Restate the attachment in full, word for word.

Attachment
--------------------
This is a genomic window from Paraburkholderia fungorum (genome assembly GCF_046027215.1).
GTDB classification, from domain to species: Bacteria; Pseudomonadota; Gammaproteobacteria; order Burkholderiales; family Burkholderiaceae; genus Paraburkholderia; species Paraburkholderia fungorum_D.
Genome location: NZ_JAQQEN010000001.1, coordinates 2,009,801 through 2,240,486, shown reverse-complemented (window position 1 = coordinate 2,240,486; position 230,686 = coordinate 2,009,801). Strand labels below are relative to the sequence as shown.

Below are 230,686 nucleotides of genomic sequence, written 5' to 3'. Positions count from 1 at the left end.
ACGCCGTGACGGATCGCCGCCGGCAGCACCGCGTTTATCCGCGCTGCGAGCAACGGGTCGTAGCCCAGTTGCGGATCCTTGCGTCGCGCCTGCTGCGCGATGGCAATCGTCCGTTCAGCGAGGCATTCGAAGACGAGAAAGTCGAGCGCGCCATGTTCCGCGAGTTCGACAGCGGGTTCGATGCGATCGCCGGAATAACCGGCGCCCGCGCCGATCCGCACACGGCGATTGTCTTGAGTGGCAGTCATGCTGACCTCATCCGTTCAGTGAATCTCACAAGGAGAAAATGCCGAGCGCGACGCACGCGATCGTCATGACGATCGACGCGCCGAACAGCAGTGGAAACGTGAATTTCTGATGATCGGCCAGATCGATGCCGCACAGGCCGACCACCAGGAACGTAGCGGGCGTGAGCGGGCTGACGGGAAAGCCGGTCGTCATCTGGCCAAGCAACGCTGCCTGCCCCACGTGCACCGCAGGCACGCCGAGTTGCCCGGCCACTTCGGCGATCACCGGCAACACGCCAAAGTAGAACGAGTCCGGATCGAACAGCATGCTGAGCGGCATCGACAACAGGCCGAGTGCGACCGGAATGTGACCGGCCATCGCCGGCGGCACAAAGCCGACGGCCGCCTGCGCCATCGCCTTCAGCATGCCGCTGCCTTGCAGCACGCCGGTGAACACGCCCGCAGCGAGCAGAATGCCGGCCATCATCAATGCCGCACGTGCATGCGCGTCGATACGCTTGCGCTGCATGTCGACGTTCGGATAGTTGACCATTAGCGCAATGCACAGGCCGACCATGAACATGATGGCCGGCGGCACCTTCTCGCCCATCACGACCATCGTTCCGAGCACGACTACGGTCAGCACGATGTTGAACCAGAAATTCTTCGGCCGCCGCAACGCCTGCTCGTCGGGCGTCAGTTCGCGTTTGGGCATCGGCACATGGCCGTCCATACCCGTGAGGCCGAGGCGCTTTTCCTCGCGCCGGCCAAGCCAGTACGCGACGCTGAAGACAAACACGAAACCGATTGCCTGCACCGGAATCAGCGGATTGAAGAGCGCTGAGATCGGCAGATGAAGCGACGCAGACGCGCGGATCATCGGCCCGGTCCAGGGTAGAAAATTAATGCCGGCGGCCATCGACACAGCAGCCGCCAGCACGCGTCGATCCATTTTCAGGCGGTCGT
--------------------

This is a genomic window from Paraburkholderia fungorum (genome assembly GCF_046027215.1).
GTDB classification, from domain to species: Bacteria; Pseudomonadota; Gammaproteobacteria; order Burkholderiales; family Burkholderiaceae; genus Paraburkholderia; species Paraburkholderia fungorum_D.
Genome location: NZ_JAQQEN010000001.1, coordinates 2,009,801 through 2,240,486, shown reverse-complemented (window position 1 = coordinate 2,240,486; position 230,686 = coordinate 2,009,801). Strand labels below are relative to the sequence as shown.

Below are 230,686 nucleotides of genomic sequence, written 5' to 3'. Positions count from 1 at the left end.
ACGCCGTGACGGATCGCCGCCGGCAGCACCGCGTTTATCCGCGCTGCGAGCAACGGGTCGTAGCCCAGTTGCGGATCCTTGCGTCGCGCCTGCTGCGCGATGGCAATCGTCCGTTCAGCGAGGCATTCGAAGACGAGAAAGTCGAGCGCGCCATGTTCCGCGAGTTCGACAGCGGGTTCGATGCGATCGCCGGAATAACCGGCGCCCGCGCCGATCCGCACACGGCGATTGTCTTGAGTGGCAGTCATGCTGACCTCATCCGTTCAGTGAATCTCACAAGGAGAAAATGCCGAGCGCGACGCACGCGATCGTCATGACGATCGACGCGCCGAACAGCAGTGGAAACGTGAATTTCTGATGATCGGCCAGATCGATGCCGCACAGGCCGACCACCAGGAACGTAGCGGGCGTGAGCGGGCTGACGGGAAAGCCGGTCGTCATCTGGCCAAGCAACGCTGCCTGCCCCACGTGCACCGCAGGCACGCCGAGTTGCCCGGCCACTTCGGCGATCACCGGCAACACGCCAAAGTAGAACGAGTCCGGATCGAACAGCATGCTGAGCGGCATCGACAACAGGCCGAGTGCGACCGGAATGTGACCGGCCATCGCCGGCGGCACAAAGCCGACGGCCGCCTGCGCCATCGCCTTCAGCATGCCGCTGCCTTGCAGCACGCCGGTGAACACGCCCGCAGCGAGCAGAATGCCGGCCATCATCAATGCCGCACGTGCATGCGCGTCGATACGCTTGCGCTGCATGTCGACGTTCGGATAGTTGACCATTAGCGCAATGCACAGGCCGACCATGAACATGATGGCCGGCGGCACCTTCTCGCCCATCACGACCATCGTTCCGAGCACGACTACGGTCAGCACGATGTTGAACCAGAAATTCTTCGGCCGCCGCAACGCCTGCTCGTCGGGCGTCAGTTCGCGTTTGGGCATCGGCACATGGCCGTCCATACCCGTGAGGCCGAGGCGCTTTTCCTCGCGCCGGCCAAGCCAGTACGCGACGCTGAAGACAAACACGAAACCGATTGCCTGCACCGGAATCAGCGGATTGAAGAGCGCTGAGATCGGCAGATGAAGCGACGCAGACGCGCGGATCATCGGCCCGGTCCAGGGTAGAAAATTAATGCCGGCGGCCATCGACACAGCAGCCGCCAGCACGCGTCGATCCATTTTCAGGCGGTCGT